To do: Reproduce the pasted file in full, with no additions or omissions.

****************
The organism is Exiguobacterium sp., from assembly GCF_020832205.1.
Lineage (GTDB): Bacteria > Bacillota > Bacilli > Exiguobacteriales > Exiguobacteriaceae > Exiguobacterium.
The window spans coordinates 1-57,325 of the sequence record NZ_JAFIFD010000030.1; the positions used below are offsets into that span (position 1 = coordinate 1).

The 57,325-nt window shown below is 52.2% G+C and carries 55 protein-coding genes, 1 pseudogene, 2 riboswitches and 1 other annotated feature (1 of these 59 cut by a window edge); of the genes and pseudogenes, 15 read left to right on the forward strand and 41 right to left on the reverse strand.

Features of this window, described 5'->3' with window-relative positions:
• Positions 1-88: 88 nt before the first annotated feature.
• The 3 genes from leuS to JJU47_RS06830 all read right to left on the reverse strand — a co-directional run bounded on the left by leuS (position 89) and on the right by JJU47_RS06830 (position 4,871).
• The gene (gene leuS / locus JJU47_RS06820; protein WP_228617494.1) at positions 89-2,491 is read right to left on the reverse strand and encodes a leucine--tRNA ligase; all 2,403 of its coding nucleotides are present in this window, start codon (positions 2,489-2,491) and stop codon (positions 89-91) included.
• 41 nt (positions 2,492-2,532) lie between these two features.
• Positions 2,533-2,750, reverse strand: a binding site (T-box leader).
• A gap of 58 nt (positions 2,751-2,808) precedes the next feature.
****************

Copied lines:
The organism is Exiguobacterium sp., from assembly GCF_020832205.1.
Lineage (GTDB): Bacteria > Bacillota > Bacilli > Exiguobacteriales > Exiguobacteriaceae > Exiguobacterium.
The window spans coordinates 1-57,325 of the sequence record NZ_JAFIFD010000030.1; the positions used below are offsets into that span (position 1 = coordinate 1).

The 57,325-nt window shown below is 52.2% G+C and carries 55 protein-coding genes, 1 pseudogene, 2 riboswitches and 1 other annotated feature (1 of these 59 cut by a window edge); of the genes and pseudogenes, 15 read left to right on the forward strand and 41 right to left on the reverse strand.

Features of this window, described 5'->3' with window-relative positions:
• Positions 1-88: 88 nt before the first annotated feature.
• The 3 genes from leuS to JJU47_RS06830 all read right to left on the reverse strand — a co-directional run bounded on the left by leuS (position 89) and on the right by JJU47_RS06830 (position 4,871).
• The gene (gene leuS / locus JJU47_RS06820; protein WP_228617494.1) at positions 89-2,491 is read right to left on the reverse strand and encodes a leucine--tRNA ligase; all 2,403 of its coding nucleotides are present in this window, start codon (positions 2,489-2,491) and stop codon (positions 89-91) included.
• 41 nt (positions 2,492-2,532) lie between these two features.
• Positions 2,533-2,750, reverse strand: a binding site (T-box leader).
• A gap of 58 nt (positions 2,751-2,808) precedes the next feature.